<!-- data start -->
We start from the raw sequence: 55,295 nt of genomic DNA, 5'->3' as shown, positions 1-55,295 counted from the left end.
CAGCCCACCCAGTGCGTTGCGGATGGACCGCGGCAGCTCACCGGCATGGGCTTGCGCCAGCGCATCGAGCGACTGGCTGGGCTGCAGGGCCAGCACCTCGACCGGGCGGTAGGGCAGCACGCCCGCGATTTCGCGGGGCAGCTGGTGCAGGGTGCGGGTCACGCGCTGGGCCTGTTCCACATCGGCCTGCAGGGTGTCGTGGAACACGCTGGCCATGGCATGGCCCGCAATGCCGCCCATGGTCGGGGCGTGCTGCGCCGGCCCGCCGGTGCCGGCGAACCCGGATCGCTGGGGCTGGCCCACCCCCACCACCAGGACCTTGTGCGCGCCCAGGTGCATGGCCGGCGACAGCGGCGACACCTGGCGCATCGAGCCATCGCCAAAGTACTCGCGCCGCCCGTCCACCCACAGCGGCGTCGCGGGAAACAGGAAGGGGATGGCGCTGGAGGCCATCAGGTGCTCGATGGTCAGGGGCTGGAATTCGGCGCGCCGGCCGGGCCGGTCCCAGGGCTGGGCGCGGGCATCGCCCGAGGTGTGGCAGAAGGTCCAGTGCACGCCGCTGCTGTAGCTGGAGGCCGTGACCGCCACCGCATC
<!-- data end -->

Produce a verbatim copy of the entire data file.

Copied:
We start from the raw sequence: 55,295 nt of genomic DNA, 5'->3' as shown, positions 1-55,295 counted from the left end.
CAGCCCACCCAGTGCGTTGCGGATGGACCGCGGCAGCTCACCGGCATGGGCTTGCGCCAGCGCATCGAGCGACTGGCTGGGCTGCAGGGCCAGCACCTCGACCGGGCGGTAGGGCAGCACGCCCGCGATTTCGCGGGGCAGCTGGTGCAGGGTGCGGGTCACGCGCTGGGCCTGTTCCACATCGGCCTGCAGGGTGTCGTGGAACACGCTGGCCATGGCATGGCCCGCAATGCCGCCCATGGTCGGGGCGTGCTGCGCCGGCCCGCCGGTGCCGGCGAACCCGGATCGCTGGGGCTGGCCCACCCCCACCACCAGGACCTTGTGCGCGCCCAGGTGCATGGCCGGCGACAGCGGCGACACCTGGCGCATCGAGCCATCGCCAAAGTACTCGCGCCGCCCGTCCACCCACAGCGGCGTCGCGGGAAACAGGAAGGGGATGGCGCTGGAGGCCATCAGGTGCTCGATGGTCAGGGGCTGGAATTCGGCGCGCCGGCCGGGCCGGTCCCAGGGCTGGGCGCGGGCATCGCCCGAGGTGTGGCAGAAGGTCCAGTGCACGCCGCTGCTGTAGCTGGAGGCCGTGACCGCCACCGCATC